May 23, 2008
Marines Cleared of Army's Bogus Charges
Two Marines cleared in Afghan deaths
Up to 19 civilians killed in 2007 incident; Marines fired after car bombing
The Associated Press
updated 2:39 p.m. ET, Fri., May. 23, 2008
RALEIGH , N.C. - Two Marine Corps officers whose unit was accused of killing up to 19Afghan civilians in 2007 will not face criminal charges, the corps said Friday.
The Marines said Lt. Gen. Samuel Helland, the commander of U.S. Marine Corps Forces, Central Command, made the decision not to bring charges after reviewing the findings of a special tribunal that heard more than three weeks of testimony in January at Camp Lejuene.
The tribunal investigated allegations that as many as 19 Afghan civilians died when a unit of Marines special operations troops opened fire after a car bomb targeted their convoy in March 2007 in Nangahar Province.
The Marines said Helland determined the Marines in the convoy “acted appropriately and in accordance with the rules of engagement and tactics, techniques and procedures in place at the time in response to a complex attack.”
It was the first time in more than 50 years the Marines empanelled a Court of Inquiry. The panel, comprised of two Marine Corps colonels and a lieutenant colonel, only considered the actions of the company’s commander, 38-year-old Maj. Fred C. Galvin of the Kansas City area, and a platoon leader, Capt. Vincent J. Noble, 29, of Philadelphia.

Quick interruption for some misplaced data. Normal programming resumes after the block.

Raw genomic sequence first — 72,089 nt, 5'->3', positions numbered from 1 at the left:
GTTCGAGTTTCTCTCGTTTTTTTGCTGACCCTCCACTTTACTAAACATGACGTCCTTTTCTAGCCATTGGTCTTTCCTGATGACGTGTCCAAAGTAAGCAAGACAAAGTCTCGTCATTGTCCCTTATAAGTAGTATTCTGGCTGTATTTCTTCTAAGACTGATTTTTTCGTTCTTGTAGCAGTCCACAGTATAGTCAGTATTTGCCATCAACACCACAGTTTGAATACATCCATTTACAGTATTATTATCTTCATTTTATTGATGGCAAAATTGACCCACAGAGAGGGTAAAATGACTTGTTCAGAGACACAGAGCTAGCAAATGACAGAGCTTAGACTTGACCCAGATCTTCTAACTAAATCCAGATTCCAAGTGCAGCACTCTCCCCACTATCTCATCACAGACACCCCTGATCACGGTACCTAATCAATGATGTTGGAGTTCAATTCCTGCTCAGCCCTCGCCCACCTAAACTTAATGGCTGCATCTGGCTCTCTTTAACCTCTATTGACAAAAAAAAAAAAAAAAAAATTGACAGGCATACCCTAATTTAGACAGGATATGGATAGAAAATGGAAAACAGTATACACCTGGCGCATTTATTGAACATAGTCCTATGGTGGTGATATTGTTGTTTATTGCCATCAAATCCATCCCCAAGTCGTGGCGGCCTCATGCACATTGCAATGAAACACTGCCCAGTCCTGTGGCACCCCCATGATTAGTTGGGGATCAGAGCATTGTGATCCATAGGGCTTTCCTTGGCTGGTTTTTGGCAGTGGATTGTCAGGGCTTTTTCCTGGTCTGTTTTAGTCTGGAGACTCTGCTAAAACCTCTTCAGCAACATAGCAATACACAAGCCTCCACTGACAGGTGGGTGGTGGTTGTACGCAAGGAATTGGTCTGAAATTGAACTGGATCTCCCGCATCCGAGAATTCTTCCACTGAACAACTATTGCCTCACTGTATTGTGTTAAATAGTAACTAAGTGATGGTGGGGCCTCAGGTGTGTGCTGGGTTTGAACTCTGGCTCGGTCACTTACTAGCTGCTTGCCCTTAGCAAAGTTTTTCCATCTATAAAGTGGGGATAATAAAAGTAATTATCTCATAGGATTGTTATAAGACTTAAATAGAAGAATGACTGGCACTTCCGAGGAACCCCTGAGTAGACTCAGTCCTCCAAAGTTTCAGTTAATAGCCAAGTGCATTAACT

“Obviously, I am delighted about the findings,” said civilian attorney Knox Nunnally, who represented Noble before the Court of Inquiry. “From a legal standpoint, it was overwhelming that this was going to be the result.”
'Issues' related to incident uncovered
The Marines, however, said “administrative, manning and training issues” related to the incident were uncovered by the court’s investigation. Those unspecified issues have been forwarded to the commander of the Marine Corps’s special operations command for action.
The Corps also said Galvin, Noble and a third officer — Capt. Robert Olsen — will face administrative actions. It was not immediately clear what those actions might be.
Citing witness accounts, Afghanistan’s Independent Human Rights Commission concluded the Marines fired indiscriminately at vehicles and pedestrians in six different locations on a 10-mile stretch of road. Nearly a dozen Marines told the court they heard gunfire after the bombing and called the unit’s fire a disciplined response to a well-planned ambush.
Galvin and several other Marines were sent back to Camp Lejeune after the shooting. The rest of the unit was ordered to leave Afghanistan and returned to the ships of the 26th Marine Expeditionary Unit in the Persian Gulf.
An Army investigation later concluded that 50 people were injured and 19 were killed. The brigade commander in charge of regular forces in the province publicly apologized for the shootings, saying he was ashamed of what had happened.
But a week later, Marine Corps commandant Gen. James T. Conway said the Army officer shouldn’t have apologized because an investigation into what occurred was still ongoing. Nunnally has said he believes three to five people died and less than 19 were injured.
“This is a concurrence that all the Marines on the patrol did the right thing,” said Galvin’s civilian lawyer, Mark Waple.